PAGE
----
AI and the future of work

We need a strategic plan to meet the challenges.

business intelligence crowd binary virtual world
Getty Images

AI means lots of different things to different people. But the really important development in the last decade has been the spectacular improvements in machine learning, a version of AI that allows software to exhibit cognitive capacities through training by examples.  The most stunning advances have been in pattern recognition, such as voice or facial recognition, and also in cognitive performance with programs such as AlphaGo Zero, that basically taught itself to play Go better than any human players.

For business, it has been called the most important general-purpose technology of our time. It overcomes the difficulty of programming tacit knowledge, which used to limit computers to reducing demand for people to perform routine, rules-based tasks.

Analysts have said that current ML techniques will allow computerization of tasks comprising 47% of all occupations in the U.S.  McKinsey estimates that about 50% of current work activities are technically automatable, and 60% of current occupations have more than 30% of activities that are technically automatable by 2030. 

How much automation actually takes place depends on the economics, but the specter of technological unemployment has resurfaced in a serious way for the first time since the 1960s.

The usual answer is that this can’t happen - technology will spin off enough new jobs to prevent aggregate unemployment and to suppose otherwise is to commit the lump of labor fallacy.  People’s desires are unlimited; when one thing gets cheaper because of technological progress, people will buy more of something else.  Who else can produce these other goods and services but people?

Because of this tendency, technological progress has always eventually provided for full employment.  After all, we made the transition from an agricultural economy to a modern manufacturing and service economy.  And the unemployment rate today of around 4% is roughly the same as it was in the 1960s.

But there’s no economic necessity in that.  People could go the way of the horse, which lost its economic function with the arrival of the internal combustion machine.

The usual response is that people aren’t like horses; they have more than one trick, so to speak.  They are their own general-purpose technology.  If one task gets automated they will go on to one that hasn’t been automated.

But here’s the real cause for worry. Machine learning breaks this connection between infinite human desires and full employment for human workers. It is usable for a wide variety of non-routine tasks. With the new machine learning technology, even the new tasks could be automated.  It might be cheaper to build a new piece of software than to retrain a human to do the new task.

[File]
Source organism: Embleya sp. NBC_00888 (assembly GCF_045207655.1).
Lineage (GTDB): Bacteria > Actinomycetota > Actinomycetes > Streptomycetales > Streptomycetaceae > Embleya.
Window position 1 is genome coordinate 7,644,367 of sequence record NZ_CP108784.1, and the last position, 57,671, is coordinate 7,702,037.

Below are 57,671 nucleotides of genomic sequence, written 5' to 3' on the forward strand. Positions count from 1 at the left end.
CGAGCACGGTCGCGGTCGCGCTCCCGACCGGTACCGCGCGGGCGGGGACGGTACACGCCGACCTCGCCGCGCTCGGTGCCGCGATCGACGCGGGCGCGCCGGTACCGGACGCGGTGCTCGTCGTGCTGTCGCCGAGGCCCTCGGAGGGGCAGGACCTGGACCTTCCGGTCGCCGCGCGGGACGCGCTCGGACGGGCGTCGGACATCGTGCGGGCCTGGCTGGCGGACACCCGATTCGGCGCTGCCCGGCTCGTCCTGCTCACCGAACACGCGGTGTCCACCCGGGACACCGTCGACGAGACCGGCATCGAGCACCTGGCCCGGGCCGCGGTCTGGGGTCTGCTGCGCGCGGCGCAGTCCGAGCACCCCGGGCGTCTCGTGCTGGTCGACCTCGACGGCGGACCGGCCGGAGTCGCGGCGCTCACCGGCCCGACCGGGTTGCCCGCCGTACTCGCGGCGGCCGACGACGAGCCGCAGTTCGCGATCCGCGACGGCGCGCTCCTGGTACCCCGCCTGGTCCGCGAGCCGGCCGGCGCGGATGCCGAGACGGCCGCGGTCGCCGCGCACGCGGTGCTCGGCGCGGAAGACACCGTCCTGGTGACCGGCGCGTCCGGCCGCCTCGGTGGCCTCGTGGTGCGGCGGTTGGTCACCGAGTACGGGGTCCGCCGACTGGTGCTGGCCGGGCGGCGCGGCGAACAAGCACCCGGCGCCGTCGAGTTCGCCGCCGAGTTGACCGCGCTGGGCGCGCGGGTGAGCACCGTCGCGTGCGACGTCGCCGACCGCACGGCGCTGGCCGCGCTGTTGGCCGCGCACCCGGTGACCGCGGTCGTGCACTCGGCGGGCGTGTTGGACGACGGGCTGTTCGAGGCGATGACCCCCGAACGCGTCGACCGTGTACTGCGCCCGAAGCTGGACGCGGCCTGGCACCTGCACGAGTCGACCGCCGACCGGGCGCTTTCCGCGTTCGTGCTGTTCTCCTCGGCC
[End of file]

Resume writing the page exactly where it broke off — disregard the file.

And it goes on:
In this world, there might always be some jobs for people – some things that even very capable machine systems cannot perform – thinking of new goods and services that people might like, for instance. But there might not be many of these jobs, certainly a lot fewer opportunities for work than people who want to work or need to work for a living.

A less labor-intensive economy is certainly possible

It might already be happening.  The labor force participation rate for men has declined from 98% in 1949 to around 88% today.  It’s only the increase in women’s participation that has counteracted this secular decline, and that has tapered off since 2000.  Economists have found that since 1990 the more robots in use in a particular geographical area, the lower the level of employment and wages.

Even if the economy throws off enough jobs for people, workers have to have the new skills to perform them.

McKinsey thinks 54 million workers, one-third of the workforce in 2030, will need to find work outside their current occupation if all automation proceeds as fast as is technically possible. This drops to 16 million under a less extreme scenario, but it is still an enormous challenge to move 16 million workers to new occupations in less than a dozen years.

So, we have challenges that need to be addressed.  Do we slow down the transition as some have suggested by taxing robots? Do we encourage it, but make massive investments in retraining and education programs?  Which skills to we train for?  Do we need increased safety net programs to accommodate those workers who cannot make a transition to new employment?  Or even a universal basic income to deal with the possibility of technological unemployment?

The time to think about these questions is now.  It does no good to stick our heads in the sand and say it will all work out. Policymakers and business leaders should come together and develop a strategic plan to respond to these challenges.

This article is published as part of the IDG Contributor Network. Want to Join?

NEW! Download the Spring 2018 digital edition of CIO magazine